Design.

Spindle height adjustment.



Spindle turn length or height adjustment.

There are a number of cases where the spindles may need adjusting in the turn length, this amongst others can be when you wish to keep the same bottom block length on a cut string flight or when the handrail diminishes under the flight above.

This is not a neccassary alteration but can make a really nice feature when done.

The spindle normally has a longer turn in the top section, this is where the adjustment is made as much as possible, this will take most adjustments but there will be times this is not enough, especially if the spindles diminish to nothing.

Spindle constant turn length.

Constant spindle turn length.

This is the most popular setting out of spindles, all the turn lengths are the same and the block lengths at the top of the handrail stay constant. When there is no top block the measurement is taken from the highest detail in the spindle.

Spindles adjusted for height.

Constant spindle block height.

This way the blocks both top and bottom remail a constant height and the turn length in the upper part of the spindle is adjusted to account for the height difference. This is a rarer set up as this will require two different turnings to be produced. The turn lengths will have to be calculated on the pitch and the going of the stairs to keep the block lengths constant. In this visual you can see a representation of an 1830’s property in Kensington, south west London.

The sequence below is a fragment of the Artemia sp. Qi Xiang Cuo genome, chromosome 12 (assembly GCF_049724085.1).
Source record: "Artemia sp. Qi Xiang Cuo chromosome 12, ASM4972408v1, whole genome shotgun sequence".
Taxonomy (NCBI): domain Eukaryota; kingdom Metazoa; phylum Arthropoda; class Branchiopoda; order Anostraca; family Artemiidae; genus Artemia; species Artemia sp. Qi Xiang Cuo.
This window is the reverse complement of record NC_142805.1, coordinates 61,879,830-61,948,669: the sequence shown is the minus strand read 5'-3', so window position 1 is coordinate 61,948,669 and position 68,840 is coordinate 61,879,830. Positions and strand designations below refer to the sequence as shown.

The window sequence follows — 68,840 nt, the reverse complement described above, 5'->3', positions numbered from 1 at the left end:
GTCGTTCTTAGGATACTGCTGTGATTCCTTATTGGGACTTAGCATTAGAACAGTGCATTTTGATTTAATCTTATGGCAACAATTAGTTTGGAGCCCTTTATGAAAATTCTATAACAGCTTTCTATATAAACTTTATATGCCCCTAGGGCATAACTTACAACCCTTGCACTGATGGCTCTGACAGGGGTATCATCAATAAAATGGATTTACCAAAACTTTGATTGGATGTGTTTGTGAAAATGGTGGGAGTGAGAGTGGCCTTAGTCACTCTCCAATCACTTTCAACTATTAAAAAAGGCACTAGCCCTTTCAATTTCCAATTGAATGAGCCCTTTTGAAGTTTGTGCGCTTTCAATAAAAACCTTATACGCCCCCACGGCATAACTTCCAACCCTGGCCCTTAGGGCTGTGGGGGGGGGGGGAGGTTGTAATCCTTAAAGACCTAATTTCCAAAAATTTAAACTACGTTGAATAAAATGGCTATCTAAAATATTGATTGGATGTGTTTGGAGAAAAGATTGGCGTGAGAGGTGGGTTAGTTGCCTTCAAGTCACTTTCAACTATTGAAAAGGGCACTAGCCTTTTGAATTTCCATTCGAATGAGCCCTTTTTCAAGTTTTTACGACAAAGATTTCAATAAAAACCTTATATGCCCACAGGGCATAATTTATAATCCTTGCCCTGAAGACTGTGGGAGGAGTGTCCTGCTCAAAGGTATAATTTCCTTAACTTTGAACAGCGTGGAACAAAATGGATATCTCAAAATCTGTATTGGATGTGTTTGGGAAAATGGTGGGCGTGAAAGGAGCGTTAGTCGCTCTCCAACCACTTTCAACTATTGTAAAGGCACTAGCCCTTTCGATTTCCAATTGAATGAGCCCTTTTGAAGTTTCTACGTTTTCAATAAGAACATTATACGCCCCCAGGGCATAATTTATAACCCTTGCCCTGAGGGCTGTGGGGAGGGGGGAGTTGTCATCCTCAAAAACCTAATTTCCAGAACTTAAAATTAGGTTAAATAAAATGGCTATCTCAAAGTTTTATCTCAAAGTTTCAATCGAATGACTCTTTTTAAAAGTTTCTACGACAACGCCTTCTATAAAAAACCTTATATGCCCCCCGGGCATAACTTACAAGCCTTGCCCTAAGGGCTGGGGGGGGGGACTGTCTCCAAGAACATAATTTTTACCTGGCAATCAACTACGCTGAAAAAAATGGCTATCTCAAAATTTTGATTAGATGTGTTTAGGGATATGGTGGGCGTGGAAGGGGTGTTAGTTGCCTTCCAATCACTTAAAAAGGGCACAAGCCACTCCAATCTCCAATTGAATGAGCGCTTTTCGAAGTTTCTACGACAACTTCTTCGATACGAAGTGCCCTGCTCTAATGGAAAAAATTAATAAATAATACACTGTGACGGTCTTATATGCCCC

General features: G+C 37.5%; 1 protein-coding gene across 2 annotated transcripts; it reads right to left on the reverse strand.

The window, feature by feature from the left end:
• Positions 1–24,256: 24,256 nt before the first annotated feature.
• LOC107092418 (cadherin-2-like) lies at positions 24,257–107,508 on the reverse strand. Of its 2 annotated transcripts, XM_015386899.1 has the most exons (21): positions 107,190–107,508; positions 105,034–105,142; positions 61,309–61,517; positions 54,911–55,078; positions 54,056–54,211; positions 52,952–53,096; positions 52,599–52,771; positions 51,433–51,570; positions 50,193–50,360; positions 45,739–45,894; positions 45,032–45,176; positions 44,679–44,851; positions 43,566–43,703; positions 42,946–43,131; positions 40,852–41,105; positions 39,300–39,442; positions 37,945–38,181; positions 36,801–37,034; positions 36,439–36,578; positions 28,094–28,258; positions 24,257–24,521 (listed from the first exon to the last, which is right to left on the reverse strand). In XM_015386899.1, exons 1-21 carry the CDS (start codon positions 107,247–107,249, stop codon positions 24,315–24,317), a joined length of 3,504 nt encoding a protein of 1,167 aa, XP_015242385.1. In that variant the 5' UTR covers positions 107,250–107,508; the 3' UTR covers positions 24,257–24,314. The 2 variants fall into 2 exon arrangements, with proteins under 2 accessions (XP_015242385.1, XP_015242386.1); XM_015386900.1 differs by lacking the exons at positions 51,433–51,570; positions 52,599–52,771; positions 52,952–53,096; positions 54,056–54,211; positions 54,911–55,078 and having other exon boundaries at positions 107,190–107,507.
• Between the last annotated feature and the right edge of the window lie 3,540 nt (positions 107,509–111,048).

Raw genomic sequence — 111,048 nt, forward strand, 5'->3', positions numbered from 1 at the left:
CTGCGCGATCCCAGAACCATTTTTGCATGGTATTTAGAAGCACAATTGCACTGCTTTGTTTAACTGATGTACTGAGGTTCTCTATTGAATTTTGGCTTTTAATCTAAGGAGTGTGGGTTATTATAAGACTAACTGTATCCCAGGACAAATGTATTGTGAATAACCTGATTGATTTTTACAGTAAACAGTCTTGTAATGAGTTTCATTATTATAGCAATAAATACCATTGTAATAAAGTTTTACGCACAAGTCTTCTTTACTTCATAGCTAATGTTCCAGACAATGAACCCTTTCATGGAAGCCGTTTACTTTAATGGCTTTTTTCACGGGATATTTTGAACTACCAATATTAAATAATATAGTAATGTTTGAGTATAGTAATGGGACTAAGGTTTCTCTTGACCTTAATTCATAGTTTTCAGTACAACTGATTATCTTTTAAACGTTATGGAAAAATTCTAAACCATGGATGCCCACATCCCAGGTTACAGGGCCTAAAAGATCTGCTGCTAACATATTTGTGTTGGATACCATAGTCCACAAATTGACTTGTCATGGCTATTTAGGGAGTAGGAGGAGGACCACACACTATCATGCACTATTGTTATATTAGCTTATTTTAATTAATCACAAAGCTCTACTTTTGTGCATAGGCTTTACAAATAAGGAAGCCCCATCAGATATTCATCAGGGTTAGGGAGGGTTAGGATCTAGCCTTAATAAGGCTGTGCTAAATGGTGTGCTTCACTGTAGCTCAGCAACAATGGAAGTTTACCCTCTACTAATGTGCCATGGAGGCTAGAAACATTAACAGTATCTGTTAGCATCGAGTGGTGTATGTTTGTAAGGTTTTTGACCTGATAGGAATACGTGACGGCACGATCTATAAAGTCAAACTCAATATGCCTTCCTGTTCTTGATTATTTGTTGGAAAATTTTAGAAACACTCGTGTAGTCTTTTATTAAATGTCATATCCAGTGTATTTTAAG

Adjust handrail height.

Constant spindle block height  –  adjusted handrail height.

The spindle turn length can be used to lift the handrail up to modern day legal height requirements, In this drawing you can see the original flight above, this flight had its handrail set at 700mm/28″ the new legal requirement in the U.K. is now a minimum of 900mm/3′. This adjustment is easily made in the top turn section of the spindle, allowing the handrail to lift and the spindles to match in with the originals. The adjustment is also made in the same way to the newel posts.

Spindle diminishing cut

Diminishing spindles  –  constant turn length.

When the handrail runs in to the underside of the flight above the spindles will have to reduce in height. The most popular way of carrying this out is to trim the top of the spindles as the handrail gets lower. This means you can use the same size spindles as in the rest of the flight or the landing handrail.

Spindle diminishing turn.

Diminishing spindles  – Adjusted turn length.

Another option for diminishing the spindles is to adjust the turn length. This is a vary rare way of doing this but enhances the look of the stairs. The height calculations will have to be carried out in advance of getting the spindles turned.

Opening cap, short newel post.

Diminishing spindles  – Adjusted turn length.

Another option for diminishing the spindles is to adjust the turn length. This is a very rare way of doing this but enhances the look of the stairs. The height calculations will have to be carried out in advance of getting the spindles turned.

In this picture from a job I fitted in south west London, you can see the adjusted turn lengths of the spindles and the adjusted newel post.